Slavery, Memory and Reconciliation: What is the Furman Legacy?

By Marian Baker, Opinions Editor         Furman University. FU. “Furmie.” Or most commonly, Furman.         These are the names with which we refer to our cherished university. However, many studen…

Source: Slavery, Memory and Reconciliation: What is the Furman Legacy?

Author: Felicia Furman

Filmmaker and advocate of racial reconciliation.

9 thoughts on “Slavery, Memory and Reconciliation: What is the Furman Legacy?”


    This article was recently published in this university’s magazine by a student involved with organizing a day of truth and healing at Furman University around the issue of slavery. The university was founded by and named for my ancestors, who were Baptist ministers and slave owners. I’ve written about them in other posts in BitterSweet. I am told that my research in the archives at Furman University–looking for names of those who my ancestors enslaved–sparked student and faculty interest in addressing this important part of the history of their school. More later…..

  2. I wrote a response which was lost in the ethosphere while changing my Word Press password. On reflection, I added little to the conversation. Still learning how to listen more & bloviate less. Did you read Harry Belafonte’s op.ed. in today’s (11/8/16) NYTimes, “What do we have to Loose? Everything!”?

  3. Felicia, your work, the story about it, and the story you told us in our recent meeting about the spreading ripples from your research are a powerful illustration of how, each of us, working at what we care about and persevering in search of the truth, can do more than we might anticipate to achieve the changes we care about. Thanks for your work!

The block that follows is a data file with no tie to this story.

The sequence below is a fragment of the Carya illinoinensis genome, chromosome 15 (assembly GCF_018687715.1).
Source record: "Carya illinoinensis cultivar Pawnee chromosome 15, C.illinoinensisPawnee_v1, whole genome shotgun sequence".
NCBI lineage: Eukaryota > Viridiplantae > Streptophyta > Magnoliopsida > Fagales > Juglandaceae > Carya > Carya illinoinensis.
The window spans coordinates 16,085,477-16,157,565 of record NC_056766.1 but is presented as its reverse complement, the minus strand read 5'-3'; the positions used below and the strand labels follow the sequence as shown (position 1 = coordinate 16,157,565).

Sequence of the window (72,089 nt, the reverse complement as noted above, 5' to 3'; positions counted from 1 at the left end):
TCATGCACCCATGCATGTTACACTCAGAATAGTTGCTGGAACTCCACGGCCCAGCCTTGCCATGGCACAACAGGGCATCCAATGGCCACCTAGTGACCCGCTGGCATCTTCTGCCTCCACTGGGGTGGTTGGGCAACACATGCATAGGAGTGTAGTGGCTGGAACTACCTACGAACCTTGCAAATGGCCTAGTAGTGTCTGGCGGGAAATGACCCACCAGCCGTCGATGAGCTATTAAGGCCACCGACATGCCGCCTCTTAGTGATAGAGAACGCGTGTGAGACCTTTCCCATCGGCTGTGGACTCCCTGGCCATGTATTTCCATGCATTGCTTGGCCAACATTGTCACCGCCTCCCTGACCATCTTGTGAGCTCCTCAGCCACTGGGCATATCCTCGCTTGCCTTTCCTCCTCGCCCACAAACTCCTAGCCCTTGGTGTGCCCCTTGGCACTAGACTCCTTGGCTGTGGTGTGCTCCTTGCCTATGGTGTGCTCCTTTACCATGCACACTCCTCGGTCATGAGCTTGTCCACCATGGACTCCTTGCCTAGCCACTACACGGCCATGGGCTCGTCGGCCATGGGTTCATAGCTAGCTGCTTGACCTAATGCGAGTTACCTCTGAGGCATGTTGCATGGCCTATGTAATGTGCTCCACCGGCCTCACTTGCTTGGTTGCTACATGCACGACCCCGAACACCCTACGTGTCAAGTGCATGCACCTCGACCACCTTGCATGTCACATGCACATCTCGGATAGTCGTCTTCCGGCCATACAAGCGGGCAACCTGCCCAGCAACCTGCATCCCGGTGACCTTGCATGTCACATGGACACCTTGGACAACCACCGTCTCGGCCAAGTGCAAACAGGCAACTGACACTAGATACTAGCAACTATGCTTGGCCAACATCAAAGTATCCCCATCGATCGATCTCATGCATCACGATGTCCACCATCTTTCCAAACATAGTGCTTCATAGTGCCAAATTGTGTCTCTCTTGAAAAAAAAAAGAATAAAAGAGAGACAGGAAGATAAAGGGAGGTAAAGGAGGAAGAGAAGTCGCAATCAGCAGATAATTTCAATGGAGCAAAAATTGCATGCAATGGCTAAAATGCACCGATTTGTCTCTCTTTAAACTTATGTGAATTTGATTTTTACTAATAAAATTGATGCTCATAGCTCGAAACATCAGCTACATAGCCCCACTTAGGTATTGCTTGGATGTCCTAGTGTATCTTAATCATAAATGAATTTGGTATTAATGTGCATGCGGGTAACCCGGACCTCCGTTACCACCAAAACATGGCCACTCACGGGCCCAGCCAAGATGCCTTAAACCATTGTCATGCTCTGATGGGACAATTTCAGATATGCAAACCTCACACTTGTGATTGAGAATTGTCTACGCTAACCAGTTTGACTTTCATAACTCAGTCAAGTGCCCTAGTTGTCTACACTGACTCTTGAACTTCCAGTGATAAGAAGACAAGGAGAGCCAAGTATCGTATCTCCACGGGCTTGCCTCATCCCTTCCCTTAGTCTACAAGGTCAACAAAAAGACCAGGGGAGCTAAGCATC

4. Thanks for your ongoing work. It would be ironic if Universities did not work to confront and rediscover their histories. The efforts at Georgetown, Yale, Brown and Harvard Law School are also to be commended.

    1. Furman University should not be surprised this is coming to the fore. So many institutions are finally speaking the truth whether voluntarily or under protest. Many in my family will not be pleased but it’s about time we all accept the reality of slavery’s role in the founding of many institutions and of the entire country. Thank you for your support.

  5. Ms. Furman, as a current student at the University, I can assure you this issue has not gone away, and for some, the pain and effects of this legacy are becoming clearer and necessitating long-overdue action. Do you maintain any contact or involvement with the school? I appreciated the perspective you offered in your work on this site but would love to learn more about your journey. I know others would too. All the best.

    1. Hello, thanks for contacting me. The University and my family have not made any effort to address their connection to enslavement and this reality will never go away. But we can make effort to explore and acknowledge the reality of our ancestors’ world and try to come into right relationship with descendants. I’ve spend many years examining my mother’s slave owning ancestors (see have just begun to explore my father’s side with the help of Jeffrey Makala in Special Collections at the Furman Library. It is necessary for me to do this in order to heal myself and offer historical information to those searching for ancestors enslaved by mine. There is an effort of Furman faculty (Brandon Inabinet) and students to hold a “coming together” at Furman to speak the truth and evoke the possibility of healing. An organization I belong to, Coming to the Table (see, will be involved in planning the event. I can pass along your contact information to him if you want to give me an email address and can also provide you with a link to a PBS film I made entitled Shared History, which will give you an idea of my journey. Hope I have a chance to meet you at the Furman gathering.

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